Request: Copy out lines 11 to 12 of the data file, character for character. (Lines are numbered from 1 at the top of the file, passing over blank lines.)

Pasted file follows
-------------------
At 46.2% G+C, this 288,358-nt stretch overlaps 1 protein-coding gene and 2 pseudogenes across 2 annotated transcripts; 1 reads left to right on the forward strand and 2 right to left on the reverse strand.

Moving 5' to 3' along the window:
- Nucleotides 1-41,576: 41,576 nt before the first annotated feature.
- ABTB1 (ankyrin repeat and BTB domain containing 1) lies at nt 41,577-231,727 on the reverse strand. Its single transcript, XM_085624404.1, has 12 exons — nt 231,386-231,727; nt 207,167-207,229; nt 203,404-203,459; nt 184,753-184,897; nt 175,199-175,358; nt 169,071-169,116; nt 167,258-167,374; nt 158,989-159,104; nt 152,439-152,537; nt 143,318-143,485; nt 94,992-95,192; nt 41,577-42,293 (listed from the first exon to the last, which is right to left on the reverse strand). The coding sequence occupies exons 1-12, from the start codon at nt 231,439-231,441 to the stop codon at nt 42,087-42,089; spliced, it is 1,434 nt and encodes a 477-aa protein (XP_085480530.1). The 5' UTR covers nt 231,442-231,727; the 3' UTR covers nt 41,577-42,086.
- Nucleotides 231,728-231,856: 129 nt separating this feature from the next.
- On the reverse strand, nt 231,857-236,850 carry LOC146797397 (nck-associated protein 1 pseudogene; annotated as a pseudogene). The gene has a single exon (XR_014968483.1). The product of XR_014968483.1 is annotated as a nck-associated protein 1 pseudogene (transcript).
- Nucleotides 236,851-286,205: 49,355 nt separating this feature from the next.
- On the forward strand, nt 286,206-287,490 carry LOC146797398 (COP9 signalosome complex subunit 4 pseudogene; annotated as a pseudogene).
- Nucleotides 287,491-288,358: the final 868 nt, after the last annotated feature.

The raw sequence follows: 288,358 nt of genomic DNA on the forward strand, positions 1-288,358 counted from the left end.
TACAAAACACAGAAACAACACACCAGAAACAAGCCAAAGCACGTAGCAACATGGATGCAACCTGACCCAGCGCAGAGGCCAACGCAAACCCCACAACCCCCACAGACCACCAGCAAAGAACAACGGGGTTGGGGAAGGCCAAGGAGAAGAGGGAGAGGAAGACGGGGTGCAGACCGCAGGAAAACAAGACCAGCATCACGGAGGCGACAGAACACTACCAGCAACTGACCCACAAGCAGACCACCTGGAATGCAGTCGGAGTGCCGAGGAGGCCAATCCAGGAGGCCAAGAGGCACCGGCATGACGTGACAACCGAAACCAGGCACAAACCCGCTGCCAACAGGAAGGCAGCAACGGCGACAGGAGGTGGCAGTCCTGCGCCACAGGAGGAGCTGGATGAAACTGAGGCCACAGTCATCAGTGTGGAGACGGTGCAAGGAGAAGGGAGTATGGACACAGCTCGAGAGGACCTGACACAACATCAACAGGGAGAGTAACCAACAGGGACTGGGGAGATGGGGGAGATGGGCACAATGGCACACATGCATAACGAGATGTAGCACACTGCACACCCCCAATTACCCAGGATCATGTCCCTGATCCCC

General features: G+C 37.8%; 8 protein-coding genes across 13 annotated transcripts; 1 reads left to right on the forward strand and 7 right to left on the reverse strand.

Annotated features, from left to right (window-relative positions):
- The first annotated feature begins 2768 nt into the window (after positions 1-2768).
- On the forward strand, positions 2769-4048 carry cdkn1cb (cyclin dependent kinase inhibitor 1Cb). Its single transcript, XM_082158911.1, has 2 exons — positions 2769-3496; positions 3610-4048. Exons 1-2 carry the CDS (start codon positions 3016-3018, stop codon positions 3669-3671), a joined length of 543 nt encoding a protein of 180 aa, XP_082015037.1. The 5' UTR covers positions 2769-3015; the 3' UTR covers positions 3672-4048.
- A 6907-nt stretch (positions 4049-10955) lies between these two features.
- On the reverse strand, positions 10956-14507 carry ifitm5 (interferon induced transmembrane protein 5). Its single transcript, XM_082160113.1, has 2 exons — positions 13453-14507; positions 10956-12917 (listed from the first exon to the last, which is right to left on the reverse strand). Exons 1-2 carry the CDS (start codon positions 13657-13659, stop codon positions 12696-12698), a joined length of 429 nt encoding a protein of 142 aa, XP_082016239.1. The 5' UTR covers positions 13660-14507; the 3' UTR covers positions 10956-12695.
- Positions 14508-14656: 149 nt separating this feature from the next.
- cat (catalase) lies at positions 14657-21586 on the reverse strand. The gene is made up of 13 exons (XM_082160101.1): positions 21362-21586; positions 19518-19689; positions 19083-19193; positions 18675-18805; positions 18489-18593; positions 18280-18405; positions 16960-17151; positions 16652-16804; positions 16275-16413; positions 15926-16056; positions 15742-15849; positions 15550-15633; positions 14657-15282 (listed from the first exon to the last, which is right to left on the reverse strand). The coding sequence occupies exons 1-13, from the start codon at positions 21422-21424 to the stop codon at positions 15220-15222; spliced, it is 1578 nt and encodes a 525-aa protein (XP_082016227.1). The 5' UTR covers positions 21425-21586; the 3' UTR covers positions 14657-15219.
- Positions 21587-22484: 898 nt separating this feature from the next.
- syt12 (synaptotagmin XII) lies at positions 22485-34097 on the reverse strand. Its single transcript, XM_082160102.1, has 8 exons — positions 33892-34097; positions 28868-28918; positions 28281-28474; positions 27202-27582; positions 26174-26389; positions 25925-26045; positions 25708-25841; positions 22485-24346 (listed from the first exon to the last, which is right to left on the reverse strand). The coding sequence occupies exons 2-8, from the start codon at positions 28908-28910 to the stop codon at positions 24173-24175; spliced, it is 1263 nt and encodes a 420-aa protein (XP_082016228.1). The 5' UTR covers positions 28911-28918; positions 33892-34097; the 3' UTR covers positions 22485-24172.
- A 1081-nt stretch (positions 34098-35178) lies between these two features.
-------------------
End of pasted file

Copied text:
TACAAAACACAGAAACAACACACCAGAAACAAGCCAAAGCACGTAGCAACATGGATGCAACCTGACCCAGCGCAGAGGCCAACGCAAACCCCACAACCCCCACAGACCACCAGCAAAGAACAACGGGGTTGGGGAAGGCCAAGGAGAAGAGGGAGAGGAAGACGGGGTGCAGACCGCAGGAAAACAAGACCAGCATCACGGAGGCGACAGAACACTACCAGCAACTGACCCACAAGCAGACCACCTGGAATGCAGTCGGAGTGCCGAGGAGGCCAATCCAGGAGGCCAAGAGGCACCGGCATGACGTGACAACCGAAACCAGGCACAAACCCGCTGCCAACAGGAAGGCAGCAACGGCGACAGGAGGTGGCAGTCCTGCGCCACAGGAGGAGCTGGATGAAACTGAGGCCACAGTCATCAGTGTGGAGACGGTGCAAGGAGAAGGGAGTATGGACACAGCTCGAGAGGACCTGACACAACATCAACAGGGAGAGTAACCAACAGGGACTGGGGAGATGGGGGAGATGGGCACAATGGCACACATGCATAACGAGATGTAGCACACTGCACACCCCCAATTACCCAGGATCATGTCCCTGATCCCC

General features: G+C 37.8%; 8 protein-coding genes across 13 annotated transcripts; 1 reads left to right on the forward strand and 7 right to left on the reverse strand.